We’ve been talking a lot about Delivering ChangeTM as of late, and one of the key components of the Delivering ChangeTM process is to seek external sources of inspiration to help drive unexpected creative approaches in our work. With that in mind, three of the team wandered over to the ExCel London for The New Scientist Live 2018. This year, in particular, we were impressed by the various methods of communication. Read on for some of our highlights:
Gut health: the secret to happiness? – Megan Rossi, Clinical Dietitian – King’s College London
Marketed as the latest craze in mainstream media, Megan argued that the benefits of gut health are in fact grounded in robust scientific evidence. Research suggests a direct relationship between the gut and the brain, known as the gut-brain axis.
By sticking to a plant-based diet and therefore consuming a large and varied amount of fibre, a healthy gut microbiota can be maintained. This, in turn, can alleviate some symptoms of depression. Interestingly, this relationship works the other way around also; a healthy mind maintains a healthy gut microbiota.
Megan took us through the proposed mechanisms of this axis in a concise, jargon-free and informal style. The use of rhetorical questions and metaphors such as, ‘Do you ever feel sick to the stomach with nerves?’ galvanised interest from the outset. Large bits of research were packed into simple, easy-to-digest messages ensuring the audience weren’t overwhelmed but were engaged, informed and entertained throughout.
Perhaps diet is the new antidepressant?
Why reality is a hallucination – Andy Clark, Philosopher and Cognitive Scientist – University of Edinburgh
Attracting the largest audience of the day, this presentation explored how the predictive power of the brain helps shape our reality. Previous experience, expectation and sensory input are used to predict and construct the world that is perceived. Applying this logic, the world you experience is simply a hallucination fueled by the predictions your brain makes.
Auditory and visual demonstrations were used to evidence claims as well as engage the audience through their interaction. For example, a seemingly nonsensical bleeping sound was played followed by a second sensical statement sound. The first sound was then played again and to the audience’s astonishment we were able to hear the words from the statement within the original, seemingly non-sensical bleeping sound. Our brains used previous experience to predict and alter the perception of the initial sound.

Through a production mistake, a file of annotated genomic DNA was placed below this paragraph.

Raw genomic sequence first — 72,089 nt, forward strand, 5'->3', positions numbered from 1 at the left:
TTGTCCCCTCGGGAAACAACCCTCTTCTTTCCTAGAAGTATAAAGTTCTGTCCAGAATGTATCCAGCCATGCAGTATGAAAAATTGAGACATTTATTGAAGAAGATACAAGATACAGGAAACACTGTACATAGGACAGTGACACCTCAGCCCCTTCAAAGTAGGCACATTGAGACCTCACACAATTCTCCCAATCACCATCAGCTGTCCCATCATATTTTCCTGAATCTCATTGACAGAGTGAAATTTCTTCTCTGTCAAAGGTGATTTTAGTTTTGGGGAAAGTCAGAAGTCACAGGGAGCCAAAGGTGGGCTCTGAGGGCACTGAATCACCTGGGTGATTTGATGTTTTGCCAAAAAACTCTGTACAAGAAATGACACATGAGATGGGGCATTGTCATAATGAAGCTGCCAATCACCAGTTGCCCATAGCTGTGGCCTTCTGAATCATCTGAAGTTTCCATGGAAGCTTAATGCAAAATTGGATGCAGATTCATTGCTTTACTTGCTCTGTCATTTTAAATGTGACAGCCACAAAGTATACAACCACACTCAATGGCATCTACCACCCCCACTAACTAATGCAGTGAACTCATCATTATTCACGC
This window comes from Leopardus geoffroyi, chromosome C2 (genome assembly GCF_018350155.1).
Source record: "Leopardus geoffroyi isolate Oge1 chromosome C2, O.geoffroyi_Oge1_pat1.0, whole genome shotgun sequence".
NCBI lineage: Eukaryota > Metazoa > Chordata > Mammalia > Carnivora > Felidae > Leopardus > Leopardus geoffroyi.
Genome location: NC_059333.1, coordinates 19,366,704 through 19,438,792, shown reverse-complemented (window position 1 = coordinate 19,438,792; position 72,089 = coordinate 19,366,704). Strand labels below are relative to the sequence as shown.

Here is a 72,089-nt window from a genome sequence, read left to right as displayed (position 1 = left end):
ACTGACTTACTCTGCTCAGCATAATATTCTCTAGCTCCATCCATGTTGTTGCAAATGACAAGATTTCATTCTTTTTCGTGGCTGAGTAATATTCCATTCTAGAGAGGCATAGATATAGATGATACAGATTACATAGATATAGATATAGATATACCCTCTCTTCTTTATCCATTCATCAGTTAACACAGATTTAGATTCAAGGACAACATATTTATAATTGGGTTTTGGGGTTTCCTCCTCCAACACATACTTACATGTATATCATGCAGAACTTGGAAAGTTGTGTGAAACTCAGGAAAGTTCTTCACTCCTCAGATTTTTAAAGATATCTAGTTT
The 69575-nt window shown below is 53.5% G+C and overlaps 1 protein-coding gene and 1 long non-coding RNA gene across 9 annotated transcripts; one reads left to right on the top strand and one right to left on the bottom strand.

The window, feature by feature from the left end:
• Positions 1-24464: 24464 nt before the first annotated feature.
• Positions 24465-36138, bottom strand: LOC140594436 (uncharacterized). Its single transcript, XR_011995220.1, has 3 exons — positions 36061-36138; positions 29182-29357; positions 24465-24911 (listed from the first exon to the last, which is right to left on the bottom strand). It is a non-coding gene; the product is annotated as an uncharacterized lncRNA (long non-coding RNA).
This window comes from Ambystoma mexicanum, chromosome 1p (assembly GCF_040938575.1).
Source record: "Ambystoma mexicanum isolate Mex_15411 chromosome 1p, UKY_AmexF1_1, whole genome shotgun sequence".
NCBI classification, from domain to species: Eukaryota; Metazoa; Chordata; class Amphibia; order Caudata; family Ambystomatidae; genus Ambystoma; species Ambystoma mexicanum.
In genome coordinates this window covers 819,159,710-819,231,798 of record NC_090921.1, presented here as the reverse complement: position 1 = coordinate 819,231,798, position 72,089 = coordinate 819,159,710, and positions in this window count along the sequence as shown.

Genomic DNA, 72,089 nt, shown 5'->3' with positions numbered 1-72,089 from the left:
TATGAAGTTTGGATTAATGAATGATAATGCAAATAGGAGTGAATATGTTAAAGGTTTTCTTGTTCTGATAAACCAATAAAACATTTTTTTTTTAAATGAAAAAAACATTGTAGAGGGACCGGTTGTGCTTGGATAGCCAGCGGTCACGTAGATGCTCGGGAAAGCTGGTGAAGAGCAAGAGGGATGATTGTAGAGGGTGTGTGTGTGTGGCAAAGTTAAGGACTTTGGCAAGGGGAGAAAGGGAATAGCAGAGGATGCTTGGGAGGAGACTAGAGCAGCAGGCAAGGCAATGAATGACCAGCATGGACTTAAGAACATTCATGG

Enter the world of dementia – Alzheimers Research UK, Humans Zone
With an ageing population, dementia is on the rise and stands as one of the greatest medical challenges we face in today’s society. Alzheimer’s UK have made it their mission to challenge the misconceptions surrounding the disease.
Their stand at the event harnessed virtual reality, putting you into an everyday scenario such as making a journey home, but viewed from the perspective of someone living with dementia. Within seconds, the poor spatial navigation skills, memory deficiencies and an overwhelming negative sense that ‘something is wrong’ was apparent.
The application of technology to better our understanding and empathy towards these commonly misunderstood neurological disorders was a highlight of the day.
Much like previous years, our visit was thoroughly enjoyable and an event to learn much from. The enthusiasm and different ways scientists communicated is something we endeavor to implement at CHC.